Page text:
Glazing Technique for Good Contrast
From contributor J:
Shoot a coat of clear, then glaze, and then another clear. The clear under the glaze will allow you to use an abrasive to get a little more aggressive scrubbing the glaze away. As mentioned, a rag with a mild solvent such as naphtha to clean off residue helps. Lastly, as also mentioned, using a harder product such as conversion varnish allows you to get a little more aggressive removing the glaze.
From contributor W:
I have never tried one but I've seen glazing guns. You can apply the glaze only to the profiles.
From contributor F:
There are techniques such as using a glaze gun with a tip that makes it more like a flow pin because air isnít used. The rule of thumb is that you don't put the glaze where you don't want the color to change. That goes for pre or post cat. Yes you can do a solvent wipe but do not let it dry overnight if you have sanded in-between coats the previous day unless you plan on sanding again the next day. Coatings stretch out during the initial cure and it causes issues with the next coats adhesion (re-coat window). If you sand, put the next coat on that day if possible. If not, re-sand again when the next coat can be applied.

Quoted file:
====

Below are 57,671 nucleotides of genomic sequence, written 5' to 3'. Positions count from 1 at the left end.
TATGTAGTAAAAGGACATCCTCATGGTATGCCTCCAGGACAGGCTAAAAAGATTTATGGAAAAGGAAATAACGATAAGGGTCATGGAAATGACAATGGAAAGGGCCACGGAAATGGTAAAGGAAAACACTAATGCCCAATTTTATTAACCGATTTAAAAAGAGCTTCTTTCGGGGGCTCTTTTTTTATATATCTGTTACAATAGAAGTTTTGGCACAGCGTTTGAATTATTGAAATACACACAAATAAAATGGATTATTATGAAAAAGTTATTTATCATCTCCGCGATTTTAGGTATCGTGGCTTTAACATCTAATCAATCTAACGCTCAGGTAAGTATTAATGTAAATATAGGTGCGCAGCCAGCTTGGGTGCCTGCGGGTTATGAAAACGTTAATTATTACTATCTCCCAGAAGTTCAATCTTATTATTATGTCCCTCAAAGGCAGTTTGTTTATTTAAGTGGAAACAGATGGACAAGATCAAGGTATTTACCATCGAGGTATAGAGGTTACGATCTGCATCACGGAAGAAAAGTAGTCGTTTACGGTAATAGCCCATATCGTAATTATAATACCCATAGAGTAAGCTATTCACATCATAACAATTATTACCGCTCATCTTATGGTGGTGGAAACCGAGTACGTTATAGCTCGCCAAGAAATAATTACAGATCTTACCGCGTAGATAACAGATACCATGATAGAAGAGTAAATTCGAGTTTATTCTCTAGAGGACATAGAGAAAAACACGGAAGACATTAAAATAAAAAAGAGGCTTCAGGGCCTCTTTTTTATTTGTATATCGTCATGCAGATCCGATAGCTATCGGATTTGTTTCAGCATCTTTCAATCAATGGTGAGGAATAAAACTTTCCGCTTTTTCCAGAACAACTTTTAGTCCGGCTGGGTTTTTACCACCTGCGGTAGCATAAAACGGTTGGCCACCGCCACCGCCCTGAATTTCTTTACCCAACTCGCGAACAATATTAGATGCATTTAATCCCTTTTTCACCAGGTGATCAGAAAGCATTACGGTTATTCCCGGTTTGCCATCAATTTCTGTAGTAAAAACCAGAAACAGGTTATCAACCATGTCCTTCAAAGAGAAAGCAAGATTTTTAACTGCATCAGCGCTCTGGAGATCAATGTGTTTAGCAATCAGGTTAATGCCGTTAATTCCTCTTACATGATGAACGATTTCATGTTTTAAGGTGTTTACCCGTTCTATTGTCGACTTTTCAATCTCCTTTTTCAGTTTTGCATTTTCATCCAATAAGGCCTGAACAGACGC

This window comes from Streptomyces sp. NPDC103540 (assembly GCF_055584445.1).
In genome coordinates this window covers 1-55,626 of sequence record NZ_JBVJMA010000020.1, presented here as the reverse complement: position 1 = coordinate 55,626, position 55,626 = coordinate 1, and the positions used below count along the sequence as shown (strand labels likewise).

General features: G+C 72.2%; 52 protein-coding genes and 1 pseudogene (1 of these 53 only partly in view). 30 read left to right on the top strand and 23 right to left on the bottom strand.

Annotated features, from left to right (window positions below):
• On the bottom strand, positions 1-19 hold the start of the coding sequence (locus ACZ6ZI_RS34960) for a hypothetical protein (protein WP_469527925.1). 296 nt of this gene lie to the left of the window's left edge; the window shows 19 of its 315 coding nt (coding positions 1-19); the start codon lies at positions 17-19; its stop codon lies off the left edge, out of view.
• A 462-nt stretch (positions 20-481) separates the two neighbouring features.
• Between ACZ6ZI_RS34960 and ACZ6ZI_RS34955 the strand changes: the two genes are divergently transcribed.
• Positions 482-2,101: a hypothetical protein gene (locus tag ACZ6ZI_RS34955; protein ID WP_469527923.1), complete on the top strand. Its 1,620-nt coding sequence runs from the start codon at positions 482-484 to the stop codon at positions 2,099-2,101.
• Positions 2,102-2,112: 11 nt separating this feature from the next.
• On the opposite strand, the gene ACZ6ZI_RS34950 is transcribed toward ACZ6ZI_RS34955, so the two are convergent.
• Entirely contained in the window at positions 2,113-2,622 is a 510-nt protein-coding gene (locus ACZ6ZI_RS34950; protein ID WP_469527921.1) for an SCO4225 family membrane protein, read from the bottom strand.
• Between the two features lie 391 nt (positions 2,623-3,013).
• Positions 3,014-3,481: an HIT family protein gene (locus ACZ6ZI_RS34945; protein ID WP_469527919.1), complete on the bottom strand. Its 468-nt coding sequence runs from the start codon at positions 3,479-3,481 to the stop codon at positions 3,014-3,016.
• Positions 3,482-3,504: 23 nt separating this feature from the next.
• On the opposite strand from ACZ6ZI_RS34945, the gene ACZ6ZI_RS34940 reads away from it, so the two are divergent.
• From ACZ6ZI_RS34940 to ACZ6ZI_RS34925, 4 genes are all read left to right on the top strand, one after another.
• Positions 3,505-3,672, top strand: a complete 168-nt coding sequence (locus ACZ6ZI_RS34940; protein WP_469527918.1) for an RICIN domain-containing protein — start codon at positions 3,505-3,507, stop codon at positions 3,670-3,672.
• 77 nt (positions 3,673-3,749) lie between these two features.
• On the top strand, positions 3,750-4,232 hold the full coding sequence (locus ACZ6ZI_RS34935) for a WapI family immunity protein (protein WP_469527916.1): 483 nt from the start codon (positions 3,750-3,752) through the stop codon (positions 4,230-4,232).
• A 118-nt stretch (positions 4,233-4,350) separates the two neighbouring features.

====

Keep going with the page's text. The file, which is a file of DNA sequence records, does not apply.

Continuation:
From contributor M:
Even post-cat products end up with a color shift. Look for various glaze pens or squirt bottle type things for accenting various places.
From contributor V:
If you don't want the color shift you need to use a glazing gun. C.A.T. has one but it is pricey. I tried that first but now have the Asturo glazing gun. Itís less expensive and much higher quality. You can glaze a door in a few minutes once you get the technique and viscosity down.
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